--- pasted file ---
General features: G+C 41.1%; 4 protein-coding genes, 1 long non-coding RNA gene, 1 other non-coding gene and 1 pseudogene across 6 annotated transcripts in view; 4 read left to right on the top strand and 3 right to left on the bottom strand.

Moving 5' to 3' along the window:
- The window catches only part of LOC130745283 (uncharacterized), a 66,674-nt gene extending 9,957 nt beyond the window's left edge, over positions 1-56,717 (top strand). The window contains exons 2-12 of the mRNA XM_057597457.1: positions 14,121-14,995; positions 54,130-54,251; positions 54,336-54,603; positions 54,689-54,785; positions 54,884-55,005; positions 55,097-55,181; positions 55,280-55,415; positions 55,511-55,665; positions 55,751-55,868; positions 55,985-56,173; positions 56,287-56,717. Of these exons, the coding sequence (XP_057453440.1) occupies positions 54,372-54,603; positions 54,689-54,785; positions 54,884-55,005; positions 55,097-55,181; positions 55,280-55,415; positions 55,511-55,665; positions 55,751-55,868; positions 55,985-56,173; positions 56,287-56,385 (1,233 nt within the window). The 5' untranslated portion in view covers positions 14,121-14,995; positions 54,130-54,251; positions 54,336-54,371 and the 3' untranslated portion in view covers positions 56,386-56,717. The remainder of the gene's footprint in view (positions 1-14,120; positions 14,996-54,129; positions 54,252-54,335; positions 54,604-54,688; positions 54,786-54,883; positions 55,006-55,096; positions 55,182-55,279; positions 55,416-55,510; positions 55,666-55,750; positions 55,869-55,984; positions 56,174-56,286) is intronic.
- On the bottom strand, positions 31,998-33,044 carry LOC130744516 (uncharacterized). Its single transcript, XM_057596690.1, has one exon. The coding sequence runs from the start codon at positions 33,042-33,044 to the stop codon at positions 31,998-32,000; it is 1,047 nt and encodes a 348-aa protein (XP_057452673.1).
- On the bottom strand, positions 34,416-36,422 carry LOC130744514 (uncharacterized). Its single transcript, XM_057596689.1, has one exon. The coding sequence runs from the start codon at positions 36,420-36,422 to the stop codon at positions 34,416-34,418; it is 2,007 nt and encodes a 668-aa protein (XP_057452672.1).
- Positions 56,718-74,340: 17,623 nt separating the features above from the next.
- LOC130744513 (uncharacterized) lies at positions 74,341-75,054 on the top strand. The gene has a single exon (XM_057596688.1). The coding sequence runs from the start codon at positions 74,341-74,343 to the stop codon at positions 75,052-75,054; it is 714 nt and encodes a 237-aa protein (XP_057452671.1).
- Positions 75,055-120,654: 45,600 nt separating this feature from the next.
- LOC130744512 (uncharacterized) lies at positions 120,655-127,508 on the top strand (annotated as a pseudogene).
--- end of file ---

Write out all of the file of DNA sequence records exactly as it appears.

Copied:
General features: G+C 41.1%; 4 protein-coding genes, 1 long non-coding RNA gene, 1 other non-coding gene and 1 pseudogene across 6 annotated transcripts in view; 4 read left to right on the top strand and 3 right to left on the bottom strand.

Moving 5' to 3' along the window:
- The window catches only part of LOC130745283 (uncharacterized), a 66,674-nt gene extending 9,957 nt beyond the window's left edge, over positions 1-56,717 (top strand). The window contains exons 2-12 of the mRNA XM_057597457.1: positions 14,121-14,995; positions 54,130-54,251; positions 54,336-54,603; positions 54,689-54,785; positions 54,884-55,005; positions 55,097-55,181; positions 55,280-55,415; positions 55,511-55,665; positions 55,751-55,868; positions 55,985-56,173; positions 56,287-56,717. Of these exons, the coding sequence (XP_057453440.1) occupies positions 54,372-54,603; positions 54,689-54,785; positions 54,884-55,005; positions 55,097-55,181; positions 55,280-55,415; positions 55,511-55,665; positions 55,751-55,868; positions 55,985-56,173; positions 56,287-56,385 (1,233 nt within the window). The 5' untranslated portion in view covers positions 14,121-14,995; positions 54,130-54,251; positions 54,336-54,371 and the 3' untranslated portion in view covers positions 56,386-56,717. The remainder of the gene's footprint in view (positions 1-14,120; positions 14,996-54,129; positions 54,252-54,335; positions 54,604-54,688; positions 54,786-54,883; positions 55,006-55,096; positions 55,182-55,279; positions 55,416-55,510; positions 55,666-55,750; positions 55,869-55,984; positions 56,174-56,286) is intronic.
- On the bottom strand, positions 31,998-33,044 carry LOC130744516 (uncharacterized). Its single transcript, XM_057596690.1, has one exon. The coding sequence runs from the start codon at positions 33,042-33,044 to the stop codon at positions 31,998-32,000; it is 1,047 nt and encodes a 348-aa protein (XP_057452673.1).
- On the bottom strand, positions 34,416-36,422 carry LOC130744514 (uncharacterized). Its single transcript, XM_057596689.1, has one exon. The coding sequence runs from the start codon at positions 36,420-36,422 to the stop codon at positions 34,416-34,418; it is 2,007 nt and encodes a 668-aa protein (XP_057452672.1).
- Positions 56,718-74,340: 17,623 nt separating the features above from the next.
- LOC130744513 (uncharacterized) lies at positions 74,341-75,054 on the top strand. The gene has a single exon (XM_057596688.1). The coding sequence runs from the start codon at positions 74,341-74,343 to the stop codon at positions 75,052-75,054; it is 714 nt and encodes a 237-aa protein (XP_057452671.1).
- Positions 75,055-120,654: 45,600 nt separating this feature from the next.
- LOC130744512 (uncharacterized) lies at positions 120,655-127,508 on the top strand (annotated as a pseudogene).